Ringworm of the Scalp or Beard - Topic Overview
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This topic is about ringworm of the scalp or beard. To learn more about other fungal infections, see the topics:
What is ringworm of the scalp or beard?
Ringworm is an infection on your skin, hair, or nails. It's caused by a fungus. The medical term for fungal infections is tinea, followed by a word that describes the location of infection. So ringworm of the scalp is tinea capitis, and ringworm of the beard is tinea barbae.
Ringworm of the scalp occurs all over the world and is most common in young children. Ringworm of the beard is not common.
What causes ringworm of the scalp or beard?
Ringworm is caused by a fungus, not by a worm. The kinds of fungi (plural of fungus) that cause ringworm live and spread on the top layer of the skin and on the hair.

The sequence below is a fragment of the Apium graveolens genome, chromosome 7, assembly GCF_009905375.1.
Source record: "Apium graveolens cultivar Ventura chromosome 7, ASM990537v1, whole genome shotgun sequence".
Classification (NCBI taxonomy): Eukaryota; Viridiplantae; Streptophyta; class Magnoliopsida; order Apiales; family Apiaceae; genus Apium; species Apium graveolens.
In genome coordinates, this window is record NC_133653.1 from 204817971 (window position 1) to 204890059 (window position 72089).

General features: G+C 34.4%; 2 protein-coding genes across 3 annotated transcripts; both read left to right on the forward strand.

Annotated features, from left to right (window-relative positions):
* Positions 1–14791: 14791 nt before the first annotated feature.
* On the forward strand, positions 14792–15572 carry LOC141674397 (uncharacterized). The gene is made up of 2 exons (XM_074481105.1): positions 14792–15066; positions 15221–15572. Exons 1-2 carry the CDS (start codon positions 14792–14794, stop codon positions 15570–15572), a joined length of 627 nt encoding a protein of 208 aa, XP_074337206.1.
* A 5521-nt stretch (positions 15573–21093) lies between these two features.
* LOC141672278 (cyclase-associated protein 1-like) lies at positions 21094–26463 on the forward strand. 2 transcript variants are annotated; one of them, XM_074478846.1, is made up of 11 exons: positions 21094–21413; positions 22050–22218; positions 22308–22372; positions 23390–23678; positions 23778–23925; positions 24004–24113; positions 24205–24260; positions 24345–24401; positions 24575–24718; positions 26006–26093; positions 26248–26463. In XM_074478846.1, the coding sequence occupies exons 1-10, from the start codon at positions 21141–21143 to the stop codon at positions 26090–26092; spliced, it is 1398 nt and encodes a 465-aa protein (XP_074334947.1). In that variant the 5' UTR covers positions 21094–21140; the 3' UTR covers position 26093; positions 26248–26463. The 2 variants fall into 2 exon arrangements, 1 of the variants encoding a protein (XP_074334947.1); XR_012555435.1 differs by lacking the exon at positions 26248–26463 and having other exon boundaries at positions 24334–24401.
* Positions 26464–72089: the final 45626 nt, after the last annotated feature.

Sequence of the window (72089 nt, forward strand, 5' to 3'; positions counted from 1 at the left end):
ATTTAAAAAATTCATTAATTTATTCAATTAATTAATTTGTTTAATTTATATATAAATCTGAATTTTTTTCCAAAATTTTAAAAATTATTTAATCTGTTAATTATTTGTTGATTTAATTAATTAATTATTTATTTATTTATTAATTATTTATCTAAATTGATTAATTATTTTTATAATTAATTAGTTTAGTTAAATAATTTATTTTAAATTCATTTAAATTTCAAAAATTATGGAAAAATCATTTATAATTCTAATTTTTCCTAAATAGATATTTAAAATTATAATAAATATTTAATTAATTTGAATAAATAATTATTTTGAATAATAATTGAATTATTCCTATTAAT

Ringworm is contagious. You can catch it by touching a person or animal that has it or by sharing personal items such as hats, combs, brushes, towels, and clothing. The fungi can survive for several months on people, animals, and personal items.
Children are more likely to get ringworm than adults. When adults do get infected, they often become carriers. This means they don't have symptoms but can pass ringworm to others.
What does ringworm of the scalp or beard look like?
Ringworm of the scalp or beard often looks like round, bald patches. In most cases, the infection spreads outward while the inside of the circle clears up. This makes the infection look like a ring. That's why it's called "ringworm."
But ringworm doesn't always make a ring pattern. Sometimes it looks like:
- Patches of black dots, which are the stubble of hair that's broken off at the scalp.
- Red, crusty, swollen areas with small bumps that look like blisters.
Ringworm spreads easily from one person to another. If anyone in your family has the symptoms listed above, see your doctor.